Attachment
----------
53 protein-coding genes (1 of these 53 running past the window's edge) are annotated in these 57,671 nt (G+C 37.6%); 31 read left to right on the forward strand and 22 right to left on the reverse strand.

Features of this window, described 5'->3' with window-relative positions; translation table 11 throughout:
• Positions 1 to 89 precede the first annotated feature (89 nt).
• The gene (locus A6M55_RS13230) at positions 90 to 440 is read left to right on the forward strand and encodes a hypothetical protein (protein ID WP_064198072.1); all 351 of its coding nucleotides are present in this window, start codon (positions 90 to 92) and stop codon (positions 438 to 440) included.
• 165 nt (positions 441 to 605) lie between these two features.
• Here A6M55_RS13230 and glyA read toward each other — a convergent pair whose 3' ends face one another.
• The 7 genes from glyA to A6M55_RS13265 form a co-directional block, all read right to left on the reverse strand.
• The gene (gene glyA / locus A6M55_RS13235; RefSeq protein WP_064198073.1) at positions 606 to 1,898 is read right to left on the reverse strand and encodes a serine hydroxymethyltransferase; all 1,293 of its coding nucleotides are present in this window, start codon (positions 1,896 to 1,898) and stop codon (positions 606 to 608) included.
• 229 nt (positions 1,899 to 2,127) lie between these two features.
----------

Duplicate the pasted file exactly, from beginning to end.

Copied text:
53 protein-coding genes (1 of these 53 running past the window's edge) are annotated in these 57,671 nt (G+C 37.6%); 31 read left to right on the forward strand and 22 right to left on the reverse strand.

Features of this window, described 5'->3' with window-relative positions; translation table 11 throughout:
• Positions 1 to 89 precede the first annotated feature (89 nt).
• The gene (locus A6M55_RS13230) at positions 90 to 440 is read left to right on the forward strand and encodes a hypothetical protein (protein ID WP_064198072.1); all 351 of its coding nucleotides are present in this window, start codon (positions 90 to 92) and stop codon (positions 438 to 440) included.
• 165 nt (positions 441 to 605) lie between these two features.
• Here A6M55_RS13230 and glyA read toward each other — a convergent pair whose 3' ends face one another.
• The 7 genes from glyA to A6M55_RS13265 form a co-directional block, all read right to left on the reverse strand.
• The gene (gene glyA / locus A6M55_RS13235; RefSeq protein WP_064198073.1) at positions 606 to 1,898 is read right to left on the reverse strand and encodes a serine hydroxymethyltransferase; all 1,293 of its coding nucleotides are present in this window, start codon (positions 1,896 to 1,898) and stop codon (positions 606 to 608) included.
• 229 nt (positions 1,899 to 2,127) lie between these two features.